Sol y Sombra Blog on matkoja, elämyksiä ja matkavinkkejä. Flamenco on elämäntapa ja Espanja intohimo, mutta matkoilla käydään myös muualla. Kotipaikkani Helsinki on tärkeä tutkimuskohde. Matkaseurana useimmiten puoliso. Kun en matkusta tai tanssi flamencoa, kokkaan! Parhaat reseptini jaan "kuukauden reseptit" -sivulla. Previous blog ranked #24 of top flamenco blogs to follow. Flamenco content in English under Minna en el Mundo.
Last Saturday was the much awaited premiere of Nordic Flamenco, the newest project of the Imperfecto Collective based in Helsinki. The evening brought together an impressive group of flamenco professionals from and working in the Nordic Countries. The sold out performance brought to the stage dancers Ann Sehlstedt (SWE), Elina Robinson (FIN), guitarist Afra Rubino (SWE), singers Hilde Karlsen (NOR), Anna Murtola (FIN), percussionists Christopher Rodulfo (AW) and dancer-singer-percussionist Rodrigo Gonzalez (MEX) and video artist Christian Robinson (GB).
My thoughts on Nordic Flamenco by the Imperfecto Collective can now be read at the Minna en el Mundo page.
This is my first English language flamenco post within this blog. It will be later added to the Minna en el Mundo -page to be part of my flamenco text library.
Only two days before the second birthday of the premiere of Imperfecto flamenco show, the Imperfecto Collective presents Flamenco Visions, a rendering of what the collective envisions that flamenco is – or can be – for them. The piece incorporates both new material and material from the Imperfecto show in the intimate, and a bit dreamy setting of the charming Nukketeatteri Sampo – a puppet theater – in downtown Helsinki.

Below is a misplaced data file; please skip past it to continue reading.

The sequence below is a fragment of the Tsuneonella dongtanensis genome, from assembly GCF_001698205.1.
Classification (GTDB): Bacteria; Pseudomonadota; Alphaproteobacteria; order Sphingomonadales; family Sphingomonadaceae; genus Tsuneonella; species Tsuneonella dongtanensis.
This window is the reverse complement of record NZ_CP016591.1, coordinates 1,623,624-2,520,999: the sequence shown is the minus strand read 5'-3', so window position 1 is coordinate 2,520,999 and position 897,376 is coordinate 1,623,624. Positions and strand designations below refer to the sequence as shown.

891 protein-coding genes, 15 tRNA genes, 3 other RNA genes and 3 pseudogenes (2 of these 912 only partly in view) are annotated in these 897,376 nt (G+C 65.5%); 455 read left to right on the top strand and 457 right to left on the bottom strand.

Flamenco Visions brings to the stage a tablao setting of flamenco music, song and dance with Juho Koskimies in the guitar and composition, Anna Murtola in the vocals and Elina Robinson as dancer and choreographer. Christian Robinson is in charge of video design and together with Elina Robinson of the overall visual image. The rhythm is kept strong and clear by trusted palmerasLaura Rintamäki and Anne Riikola-Sarkkila and featuring supporting percussionist Christopher Rodulfo, a new addition the team. As is so essential to flamenco, the team works perfectly together, cheering each other on in the perfect moments and supporting each other in the fleeting moments of imperfection. It is evident to the viewer that the team enjoys working together and there is great trust between them.